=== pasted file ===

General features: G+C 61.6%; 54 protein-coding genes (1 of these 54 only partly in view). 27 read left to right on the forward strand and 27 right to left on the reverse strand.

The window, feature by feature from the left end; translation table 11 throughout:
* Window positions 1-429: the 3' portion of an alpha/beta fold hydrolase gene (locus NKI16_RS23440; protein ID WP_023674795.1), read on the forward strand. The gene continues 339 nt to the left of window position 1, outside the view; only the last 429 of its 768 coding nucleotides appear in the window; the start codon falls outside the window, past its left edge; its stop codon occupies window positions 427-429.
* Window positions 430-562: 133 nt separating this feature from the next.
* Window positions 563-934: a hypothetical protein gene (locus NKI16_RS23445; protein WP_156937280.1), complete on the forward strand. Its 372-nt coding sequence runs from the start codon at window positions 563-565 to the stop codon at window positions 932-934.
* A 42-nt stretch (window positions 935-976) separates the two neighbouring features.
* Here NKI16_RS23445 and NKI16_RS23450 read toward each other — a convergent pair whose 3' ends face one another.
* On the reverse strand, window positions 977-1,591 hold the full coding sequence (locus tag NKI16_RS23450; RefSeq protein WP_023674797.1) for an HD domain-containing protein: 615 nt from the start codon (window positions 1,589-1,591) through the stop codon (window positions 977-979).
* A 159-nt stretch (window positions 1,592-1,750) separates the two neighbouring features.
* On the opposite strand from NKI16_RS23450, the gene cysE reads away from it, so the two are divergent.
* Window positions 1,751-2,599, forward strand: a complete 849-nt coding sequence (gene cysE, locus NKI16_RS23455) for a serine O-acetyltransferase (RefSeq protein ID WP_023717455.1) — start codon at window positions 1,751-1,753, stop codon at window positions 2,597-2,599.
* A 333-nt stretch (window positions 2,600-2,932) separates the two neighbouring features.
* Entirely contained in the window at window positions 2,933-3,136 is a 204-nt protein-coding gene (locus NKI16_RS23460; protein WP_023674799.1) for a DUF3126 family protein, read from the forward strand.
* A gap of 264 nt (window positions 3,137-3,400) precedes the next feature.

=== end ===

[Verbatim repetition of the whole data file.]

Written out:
General features: G+C 61.6%; 54 protein-coding genes (1 of these 54 only partly in view). 27 read left to right on the forward strand and 27 right to left on the reverse strand.

The window, feature by feature from the left end; translation table 11 throughout:
* Window positions 1-429: the 3' portion of an alpha/beta fold hydrolase gene (locus NKI16_RS23440; protein ID WP_023674795.1), read on the forward strand. The gene continues 339 nt to the left of window position 1, outside the view; only the last 429 of its 768 coding nucleotides appear in the window; the start codon falls outside the window, past its left edge; its stop codon occupies window positions 427-429.
* Window positions 430-562: 133 nt separating this feature from the next.
* Window positions 563-934: a hypothetical protein gene (locus NKI16_RS23445; protein WP_156937280.1), complete on the forward strand. Its 372-nt coding sequence runs from the start codon at window positions 563-565 to the stop codon at window positions 932-934.
* A 42-nt stretch (window positions 935-976) separates the two neighbouring features.
* Here NKI16_RS23445 and NKI16_RS23450 read toward each other — a convergent pair whose 3' ends face one another.
* On the reverse strand, window positions 977-1,591 hold the full coding sequence (locus tag NKI16_RS23450; RefSeq protein WP_023674797.1) for an HD domain-containing protein: 615 nt from the start codon (window positions 1,589-1,591) through the stop codon (window positions 977-979).
* A 159-nt stretch (window positions 1,592-1,750) separates the two neighbouring features.
* On the opposite strand from NKI16_RS23450, the gene cysE reads away from it, so the two are divergent.
* Window positions 1,751-2,599, forward strand: a complete 849-nt coding sequence (gene cysE, locus NKI16_RS23455) for a serine O-acetyltransferase (RefSeq protein ID WP_023717455.1) — start codon at window positions 1,751-1,753, stop codon at window positions 2,597-2,599.
* A 333-nt stretch (window positions 2,600-2,932) separates the two neighbouring features.
* Entirely contained in the window at window positions 2,933-3,136 is a 204-nt protein-coding gene (locus NKI16_RS23460; protein WP_023674799.1) for a DUF3126 family protein, read from the forward strand.
* A gap of 264 nt (window positions 3,137-3,400) precedes the next feature.